Readers sound off on train danger, Yankees’ defeat and Nixon’s environmentalism – The Denver Post


What will it take to make the subway feel safe?

Brooklyn: I took the subway recently to see a Broadway play, my first time on it in the evening since the pandemic started. On the way into Manhattan, I saw a couple of homeless people sleeping on station floors, then saw some guys so spaced out on drugs that they could barely stand. That wasn’t too bad, but on the trip back to Brooklyn, things got a little more intense.

Entering the station, I saw a young couple jumping the turnstile. They were under the influence and laughing. I told them they should pay their fare. An argument ensued, and the young guy threatened to hit me (I am 79). On the train, a woman dragging a suitcase repeatedly walked back and forth through the car talking to an imaginary person. A young person dressed to the nines in a very skimpy outfit got on, stood directly in front of my spouse and me (we were seated), and proceeded to stomp her foot the way a horse would, glaring at everyone as if daring someone to say something. Thankfully, no one took the bait.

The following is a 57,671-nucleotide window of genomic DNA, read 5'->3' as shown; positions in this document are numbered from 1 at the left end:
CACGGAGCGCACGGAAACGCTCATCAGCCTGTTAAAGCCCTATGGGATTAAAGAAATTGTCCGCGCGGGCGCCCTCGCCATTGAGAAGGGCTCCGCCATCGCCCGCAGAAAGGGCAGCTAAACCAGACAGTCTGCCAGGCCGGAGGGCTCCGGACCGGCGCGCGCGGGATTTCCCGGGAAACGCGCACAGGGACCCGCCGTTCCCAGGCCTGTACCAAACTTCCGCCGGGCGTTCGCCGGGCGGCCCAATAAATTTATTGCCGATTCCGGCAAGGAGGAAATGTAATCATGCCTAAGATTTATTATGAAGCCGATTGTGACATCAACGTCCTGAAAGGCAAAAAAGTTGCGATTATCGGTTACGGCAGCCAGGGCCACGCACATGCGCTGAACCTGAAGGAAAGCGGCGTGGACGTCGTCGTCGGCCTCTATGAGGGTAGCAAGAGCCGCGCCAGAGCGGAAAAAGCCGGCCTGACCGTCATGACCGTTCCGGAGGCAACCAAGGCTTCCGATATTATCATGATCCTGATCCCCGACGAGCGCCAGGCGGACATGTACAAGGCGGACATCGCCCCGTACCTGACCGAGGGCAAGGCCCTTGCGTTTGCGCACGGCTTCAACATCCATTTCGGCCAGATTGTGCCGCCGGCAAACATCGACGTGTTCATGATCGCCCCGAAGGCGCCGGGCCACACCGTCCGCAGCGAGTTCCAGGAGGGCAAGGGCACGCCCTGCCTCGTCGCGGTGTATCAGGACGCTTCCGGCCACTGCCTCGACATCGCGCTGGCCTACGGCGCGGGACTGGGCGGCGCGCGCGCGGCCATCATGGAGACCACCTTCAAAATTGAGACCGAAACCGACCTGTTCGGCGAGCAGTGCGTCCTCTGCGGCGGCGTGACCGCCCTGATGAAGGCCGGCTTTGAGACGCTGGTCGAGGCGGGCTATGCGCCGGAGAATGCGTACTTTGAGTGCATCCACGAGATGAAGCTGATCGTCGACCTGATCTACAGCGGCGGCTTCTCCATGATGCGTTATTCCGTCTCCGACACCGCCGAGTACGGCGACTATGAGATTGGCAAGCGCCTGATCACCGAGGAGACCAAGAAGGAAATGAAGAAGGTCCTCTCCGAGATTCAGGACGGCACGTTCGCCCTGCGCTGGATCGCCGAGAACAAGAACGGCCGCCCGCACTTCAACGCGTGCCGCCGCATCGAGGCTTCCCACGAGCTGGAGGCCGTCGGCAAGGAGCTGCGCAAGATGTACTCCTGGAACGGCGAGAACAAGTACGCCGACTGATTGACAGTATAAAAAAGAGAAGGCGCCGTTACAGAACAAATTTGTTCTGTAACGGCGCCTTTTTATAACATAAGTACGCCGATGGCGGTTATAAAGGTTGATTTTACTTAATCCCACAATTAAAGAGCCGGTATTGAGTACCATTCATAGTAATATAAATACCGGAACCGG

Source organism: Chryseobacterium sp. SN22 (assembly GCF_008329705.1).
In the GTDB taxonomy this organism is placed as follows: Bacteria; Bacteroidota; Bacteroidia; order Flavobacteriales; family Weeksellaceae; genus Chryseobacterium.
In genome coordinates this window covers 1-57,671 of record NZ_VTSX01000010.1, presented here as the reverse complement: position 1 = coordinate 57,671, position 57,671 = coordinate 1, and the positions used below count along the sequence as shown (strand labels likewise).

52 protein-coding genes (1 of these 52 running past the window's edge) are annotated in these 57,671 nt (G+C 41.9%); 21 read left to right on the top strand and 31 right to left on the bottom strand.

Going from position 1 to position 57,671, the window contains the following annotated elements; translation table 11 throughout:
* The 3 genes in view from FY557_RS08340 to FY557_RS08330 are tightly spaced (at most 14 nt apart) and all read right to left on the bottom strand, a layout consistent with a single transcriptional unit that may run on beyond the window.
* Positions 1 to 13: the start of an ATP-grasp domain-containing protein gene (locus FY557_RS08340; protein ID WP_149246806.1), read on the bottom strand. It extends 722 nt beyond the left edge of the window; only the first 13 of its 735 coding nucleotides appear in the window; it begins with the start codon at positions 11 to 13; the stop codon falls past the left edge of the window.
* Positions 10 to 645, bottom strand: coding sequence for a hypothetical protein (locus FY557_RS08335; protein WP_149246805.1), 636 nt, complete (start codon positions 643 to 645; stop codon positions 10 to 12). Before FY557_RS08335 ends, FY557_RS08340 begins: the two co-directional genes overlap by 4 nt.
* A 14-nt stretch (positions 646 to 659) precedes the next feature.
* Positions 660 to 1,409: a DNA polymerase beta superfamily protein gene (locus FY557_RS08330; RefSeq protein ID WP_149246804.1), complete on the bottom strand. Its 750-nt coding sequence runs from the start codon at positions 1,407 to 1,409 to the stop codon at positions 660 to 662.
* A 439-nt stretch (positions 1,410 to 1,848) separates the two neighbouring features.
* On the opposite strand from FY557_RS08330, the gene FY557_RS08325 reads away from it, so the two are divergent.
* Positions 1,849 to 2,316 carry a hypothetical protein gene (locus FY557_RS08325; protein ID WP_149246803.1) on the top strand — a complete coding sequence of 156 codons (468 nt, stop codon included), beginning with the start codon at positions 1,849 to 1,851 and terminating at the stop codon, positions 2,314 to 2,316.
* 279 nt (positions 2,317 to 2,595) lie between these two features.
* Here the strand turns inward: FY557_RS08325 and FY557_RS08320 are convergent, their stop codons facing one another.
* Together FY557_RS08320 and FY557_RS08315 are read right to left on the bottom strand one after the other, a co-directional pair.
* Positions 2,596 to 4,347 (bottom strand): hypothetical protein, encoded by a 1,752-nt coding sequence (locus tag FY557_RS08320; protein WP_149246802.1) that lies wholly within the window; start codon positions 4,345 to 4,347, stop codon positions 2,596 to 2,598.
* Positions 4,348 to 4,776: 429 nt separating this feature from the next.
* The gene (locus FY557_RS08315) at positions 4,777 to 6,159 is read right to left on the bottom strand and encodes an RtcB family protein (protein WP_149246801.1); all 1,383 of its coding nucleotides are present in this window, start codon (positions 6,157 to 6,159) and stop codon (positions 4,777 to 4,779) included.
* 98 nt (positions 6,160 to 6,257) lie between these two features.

Finally, we got to our home station. We saw three fare-beating young women walk in through the exit gate while two cops watched them and laughed. We passed another homeless man sleeping on the floor, and a couple more people spaced out at the top of the stairs.

All in all, an interesting evening! Mr. Mayor, I thought you were going to make the subways safe again. You might try eating in a little more so you can pay more attention to what’s going on. George Nader


Dobbs Ferry, N.Y.: While flying home from Indiana (a visit to my sister), I passed over NYC. It was a dreary day. The city — my city — crying. Bramhall, I would like to see a cartoon in the Daily News of the city crying, a dark cloud above it with the word “CRIME” and below the city: “PLEASE HELP ME.” Randy Jurgensen

Foreign policy boomerang